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Sword (original) and later handle, sword guard, and scabbard


Artwork Details

Sword (original) and later handle, sword guard, and scabbard
forged steel blade and lacquer
38 in. x 1 11/16 in. ( 96.5 cm x 4.3 cm )
Gift of Mr. and Mrs. Frederic R. Smith

On Display


Since ancient times, generations of Japanese swordsmiths went to great lengths to determine which techniques, materials, and methods would produce swords that were strong and precise. The result was the Japanese sword, highly prized both as a weapon and as an example of fine art. Produced during the early Muromachi period, when the shogun, the imperial court, and warlords were engaged in intense battles for power, this sword is shorter and slimmer than previous models, allowing for a quicker response on the battlefield.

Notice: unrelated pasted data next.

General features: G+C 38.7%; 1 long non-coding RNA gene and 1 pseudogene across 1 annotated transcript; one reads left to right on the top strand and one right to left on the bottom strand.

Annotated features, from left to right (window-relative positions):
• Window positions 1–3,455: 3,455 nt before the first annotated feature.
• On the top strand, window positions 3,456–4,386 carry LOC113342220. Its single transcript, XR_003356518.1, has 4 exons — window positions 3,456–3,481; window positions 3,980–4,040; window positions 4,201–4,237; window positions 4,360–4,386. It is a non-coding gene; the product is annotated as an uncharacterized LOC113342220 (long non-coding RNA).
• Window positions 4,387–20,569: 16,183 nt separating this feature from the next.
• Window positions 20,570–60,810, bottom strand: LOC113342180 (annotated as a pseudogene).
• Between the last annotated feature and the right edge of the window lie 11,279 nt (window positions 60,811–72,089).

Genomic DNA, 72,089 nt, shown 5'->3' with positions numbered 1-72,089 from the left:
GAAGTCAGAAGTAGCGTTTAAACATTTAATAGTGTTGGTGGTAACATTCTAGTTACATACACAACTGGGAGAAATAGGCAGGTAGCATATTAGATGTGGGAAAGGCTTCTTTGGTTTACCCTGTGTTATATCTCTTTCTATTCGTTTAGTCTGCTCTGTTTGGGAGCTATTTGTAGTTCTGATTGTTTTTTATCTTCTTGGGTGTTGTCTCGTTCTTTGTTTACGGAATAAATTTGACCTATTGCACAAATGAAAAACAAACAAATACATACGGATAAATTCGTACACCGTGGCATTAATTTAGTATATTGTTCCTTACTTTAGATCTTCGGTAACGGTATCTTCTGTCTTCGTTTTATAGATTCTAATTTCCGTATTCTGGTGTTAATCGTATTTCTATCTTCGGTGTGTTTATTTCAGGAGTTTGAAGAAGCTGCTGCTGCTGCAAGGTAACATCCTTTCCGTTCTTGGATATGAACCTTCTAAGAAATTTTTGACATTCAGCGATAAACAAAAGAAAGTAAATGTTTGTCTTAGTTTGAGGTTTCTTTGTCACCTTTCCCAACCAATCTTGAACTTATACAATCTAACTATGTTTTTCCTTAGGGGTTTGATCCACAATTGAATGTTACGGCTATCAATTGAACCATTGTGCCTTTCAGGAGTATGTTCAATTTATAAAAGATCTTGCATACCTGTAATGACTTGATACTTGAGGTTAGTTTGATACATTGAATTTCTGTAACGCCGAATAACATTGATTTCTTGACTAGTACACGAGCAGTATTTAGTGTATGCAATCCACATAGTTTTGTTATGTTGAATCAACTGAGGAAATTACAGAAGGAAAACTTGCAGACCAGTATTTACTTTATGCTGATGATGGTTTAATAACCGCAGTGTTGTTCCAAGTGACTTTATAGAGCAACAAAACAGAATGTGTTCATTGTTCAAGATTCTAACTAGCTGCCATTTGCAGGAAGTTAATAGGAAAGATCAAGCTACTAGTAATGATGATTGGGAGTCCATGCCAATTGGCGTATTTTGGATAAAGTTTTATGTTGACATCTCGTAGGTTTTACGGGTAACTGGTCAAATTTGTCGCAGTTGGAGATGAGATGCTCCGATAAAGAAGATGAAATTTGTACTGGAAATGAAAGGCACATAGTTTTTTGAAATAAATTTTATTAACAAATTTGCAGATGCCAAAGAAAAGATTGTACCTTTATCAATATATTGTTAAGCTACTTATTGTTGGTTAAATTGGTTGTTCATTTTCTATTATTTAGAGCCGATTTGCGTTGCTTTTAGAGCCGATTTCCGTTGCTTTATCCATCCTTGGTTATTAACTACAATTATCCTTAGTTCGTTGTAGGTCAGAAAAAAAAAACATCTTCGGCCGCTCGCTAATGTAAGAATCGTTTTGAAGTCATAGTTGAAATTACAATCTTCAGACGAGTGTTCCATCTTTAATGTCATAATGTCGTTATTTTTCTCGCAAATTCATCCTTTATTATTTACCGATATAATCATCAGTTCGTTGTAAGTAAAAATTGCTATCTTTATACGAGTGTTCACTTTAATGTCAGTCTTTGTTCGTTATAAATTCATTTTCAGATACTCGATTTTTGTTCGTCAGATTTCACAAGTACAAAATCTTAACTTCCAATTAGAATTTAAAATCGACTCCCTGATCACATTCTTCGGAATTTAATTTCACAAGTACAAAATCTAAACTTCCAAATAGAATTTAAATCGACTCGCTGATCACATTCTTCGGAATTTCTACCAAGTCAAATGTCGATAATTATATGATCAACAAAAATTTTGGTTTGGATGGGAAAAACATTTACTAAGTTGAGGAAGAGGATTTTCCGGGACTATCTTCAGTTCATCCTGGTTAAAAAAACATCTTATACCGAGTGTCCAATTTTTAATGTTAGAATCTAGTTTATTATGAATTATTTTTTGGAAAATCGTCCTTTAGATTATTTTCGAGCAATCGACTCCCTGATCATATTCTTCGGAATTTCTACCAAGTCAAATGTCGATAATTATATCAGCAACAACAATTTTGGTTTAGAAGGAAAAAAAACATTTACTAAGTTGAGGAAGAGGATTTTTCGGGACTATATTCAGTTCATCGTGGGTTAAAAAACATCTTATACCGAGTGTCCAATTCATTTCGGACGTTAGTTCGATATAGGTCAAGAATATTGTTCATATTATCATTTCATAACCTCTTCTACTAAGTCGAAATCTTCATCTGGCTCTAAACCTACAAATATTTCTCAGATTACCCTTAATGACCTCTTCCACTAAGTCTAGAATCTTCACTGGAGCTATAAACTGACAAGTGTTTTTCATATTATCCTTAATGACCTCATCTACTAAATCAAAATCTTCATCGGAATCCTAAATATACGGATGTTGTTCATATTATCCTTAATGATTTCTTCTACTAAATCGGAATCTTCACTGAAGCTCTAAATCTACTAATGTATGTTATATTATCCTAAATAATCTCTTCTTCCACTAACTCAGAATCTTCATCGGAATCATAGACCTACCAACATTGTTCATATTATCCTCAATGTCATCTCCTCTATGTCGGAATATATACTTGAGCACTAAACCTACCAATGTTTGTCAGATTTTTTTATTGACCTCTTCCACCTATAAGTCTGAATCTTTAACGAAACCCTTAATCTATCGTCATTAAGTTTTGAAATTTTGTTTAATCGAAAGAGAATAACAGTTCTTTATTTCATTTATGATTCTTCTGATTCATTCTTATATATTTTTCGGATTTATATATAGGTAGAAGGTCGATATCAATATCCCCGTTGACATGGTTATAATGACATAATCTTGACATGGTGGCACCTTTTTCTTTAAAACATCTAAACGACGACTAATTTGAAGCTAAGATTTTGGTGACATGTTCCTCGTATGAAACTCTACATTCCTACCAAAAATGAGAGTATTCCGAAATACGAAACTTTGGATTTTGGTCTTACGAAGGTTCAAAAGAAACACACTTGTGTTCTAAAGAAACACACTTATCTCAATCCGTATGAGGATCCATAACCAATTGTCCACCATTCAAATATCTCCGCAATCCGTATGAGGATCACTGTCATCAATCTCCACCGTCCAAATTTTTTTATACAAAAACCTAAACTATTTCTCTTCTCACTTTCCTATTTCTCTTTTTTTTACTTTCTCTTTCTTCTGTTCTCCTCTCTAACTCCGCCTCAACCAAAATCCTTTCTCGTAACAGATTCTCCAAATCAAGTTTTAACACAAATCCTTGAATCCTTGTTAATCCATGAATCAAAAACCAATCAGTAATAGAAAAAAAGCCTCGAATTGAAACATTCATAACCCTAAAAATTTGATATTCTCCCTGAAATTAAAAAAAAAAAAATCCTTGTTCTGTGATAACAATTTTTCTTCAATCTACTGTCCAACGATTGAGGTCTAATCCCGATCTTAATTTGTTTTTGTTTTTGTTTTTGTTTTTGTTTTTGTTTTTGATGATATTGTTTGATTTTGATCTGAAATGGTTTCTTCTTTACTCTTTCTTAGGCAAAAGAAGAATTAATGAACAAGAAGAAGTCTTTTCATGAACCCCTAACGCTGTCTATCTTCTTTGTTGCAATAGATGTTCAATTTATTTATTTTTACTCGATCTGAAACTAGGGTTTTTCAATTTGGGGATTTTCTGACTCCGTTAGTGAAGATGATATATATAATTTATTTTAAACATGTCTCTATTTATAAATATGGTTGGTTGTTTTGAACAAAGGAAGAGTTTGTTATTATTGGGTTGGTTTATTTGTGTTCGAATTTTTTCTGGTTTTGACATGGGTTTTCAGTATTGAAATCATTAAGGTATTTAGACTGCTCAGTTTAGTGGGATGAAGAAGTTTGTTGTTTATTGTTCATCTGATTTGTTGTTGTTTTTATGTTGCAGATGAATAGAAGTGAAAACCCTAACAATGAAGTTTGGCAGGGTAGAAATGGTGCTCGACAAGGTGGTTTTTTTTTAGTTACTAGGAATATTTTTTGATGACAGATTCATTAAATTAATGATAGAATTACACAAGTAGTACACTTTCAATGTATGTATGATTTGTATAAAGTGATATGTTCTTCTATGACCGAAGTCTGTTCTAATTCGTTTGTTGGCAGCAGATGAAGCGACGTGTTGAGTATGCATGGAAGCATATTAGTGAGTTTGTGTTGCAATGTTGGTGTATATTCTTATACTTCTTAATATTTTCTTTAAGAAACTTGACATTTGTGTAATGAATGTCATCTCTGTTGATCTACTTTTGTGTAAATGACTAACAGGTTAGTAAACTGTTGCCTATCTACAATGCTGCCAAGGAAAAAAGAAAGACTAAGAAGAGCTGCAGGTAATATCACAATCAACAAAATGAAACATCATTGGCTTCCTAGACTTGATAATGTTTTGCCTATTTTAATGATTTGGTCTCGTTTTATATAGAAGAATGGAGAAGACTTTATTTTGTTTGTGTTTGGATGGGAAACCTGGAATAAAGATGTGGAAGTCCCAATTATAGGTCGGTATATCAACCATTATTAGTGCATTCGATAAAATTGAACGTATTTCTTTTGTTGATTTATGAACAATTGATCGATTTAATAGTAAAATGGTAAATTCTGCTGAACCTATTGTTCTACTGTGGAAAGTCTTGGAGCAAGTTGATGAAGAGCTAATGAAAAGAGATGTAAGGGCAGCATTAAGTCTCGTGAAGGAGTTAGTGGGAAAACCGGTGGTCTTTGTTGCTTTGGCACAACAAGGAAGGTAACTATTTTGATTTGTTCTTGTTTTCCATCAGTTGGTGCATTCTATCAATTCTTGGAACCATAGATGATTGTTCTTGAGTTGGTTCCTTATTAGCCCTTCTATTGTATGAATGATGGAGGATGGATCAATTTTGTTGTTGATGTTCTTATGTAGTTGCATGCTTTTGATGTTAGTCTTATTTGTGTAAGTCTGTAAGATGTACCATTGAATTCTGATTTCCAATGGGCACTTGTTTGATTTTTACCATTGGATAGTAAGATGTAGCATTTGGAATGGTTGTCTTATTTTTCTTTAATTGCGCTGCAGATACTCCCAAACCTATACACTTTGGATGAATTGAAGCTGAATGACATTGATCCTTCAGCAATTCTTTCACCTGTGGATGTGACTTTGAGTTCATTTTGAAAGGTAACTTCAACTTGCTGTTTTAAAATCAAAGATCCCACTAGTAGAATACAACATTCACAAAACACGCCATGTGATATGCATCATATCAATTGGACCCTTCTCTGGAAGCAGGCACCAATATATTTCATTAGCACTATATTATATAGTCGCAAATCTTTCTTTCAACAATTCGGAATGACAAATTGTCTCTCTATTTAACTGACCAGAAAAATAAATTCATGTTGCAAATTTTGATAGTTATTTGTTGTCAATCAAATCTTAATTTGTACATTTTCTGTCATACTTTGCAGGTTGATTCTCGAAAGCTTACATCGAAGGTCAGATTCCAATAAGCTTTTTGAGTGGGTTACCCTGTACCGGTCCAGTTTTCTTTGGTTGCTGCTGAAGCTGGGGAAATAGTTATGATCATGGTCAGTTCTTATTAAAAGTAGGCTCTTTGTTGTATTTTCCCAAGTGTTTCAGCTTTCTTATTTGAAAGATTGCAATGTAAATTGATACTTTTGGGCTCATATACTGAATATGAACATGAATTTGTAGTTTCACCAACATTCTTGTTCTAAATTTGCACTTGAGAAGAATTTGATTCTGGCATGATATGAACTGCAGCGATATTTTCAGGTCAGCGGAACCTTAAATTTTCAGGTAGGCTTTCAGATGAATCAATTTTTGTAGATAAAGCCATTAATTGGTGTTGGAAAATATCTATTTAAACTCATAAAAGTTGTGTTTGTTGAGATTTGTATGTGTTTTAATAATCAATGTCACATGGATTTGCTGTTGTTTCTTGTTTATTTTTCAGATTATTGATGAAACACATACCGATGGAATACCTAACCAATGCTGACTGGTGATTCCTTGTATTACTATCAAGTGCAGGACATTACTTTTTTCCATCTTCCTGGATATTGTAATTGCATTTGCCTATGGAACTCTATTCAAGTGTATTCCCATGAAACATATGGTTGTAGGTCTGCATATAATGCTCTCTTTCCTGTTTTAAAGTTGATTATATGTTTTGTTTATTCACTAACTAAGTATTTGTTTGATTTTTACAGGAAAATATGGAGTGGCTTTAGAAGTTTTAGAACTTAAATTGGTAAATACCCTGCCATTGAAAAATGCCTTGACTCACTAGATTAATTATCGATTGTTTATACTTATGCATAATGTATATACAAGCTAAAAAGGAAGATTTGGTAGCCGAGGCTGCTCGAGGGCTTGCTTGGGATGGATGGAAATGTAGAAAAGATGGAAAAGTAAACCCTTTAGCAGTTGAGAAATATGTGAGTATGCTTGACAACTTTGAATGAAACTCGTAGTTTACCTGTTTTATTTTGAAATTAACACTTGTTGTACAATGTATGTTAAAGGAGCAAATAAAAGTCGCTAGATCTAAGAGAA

Japanese swords are constructed in two layers, a soft iron core and a hardened steel edge. After the two layers are combined, the cutting edge is progressively hardened by alternately heating and cooling the metal, while the opposite edge is covered with clay to keep it blunt.
(Label for UMMA Japanese Gallery Opening Rotation, March 2009)

Subject Matter:

Long swords (tachi) were the most important belongings for samurai, almost as equal to their lives; as many tragic stories attest, samurai could commit suicide when his sword was taken, stolen, or lost.

Physical Description:

The sword is long and slightly curved; the handle cover is wrapped with black cords, mostly worn out. The round tsuba (sword guard) is made of steel and has two holes. The scabbard is painted with lacquer and has a string for hanging. There is a pair of lion-shaped menuki (fitting) on the handle.

Usage Rights:

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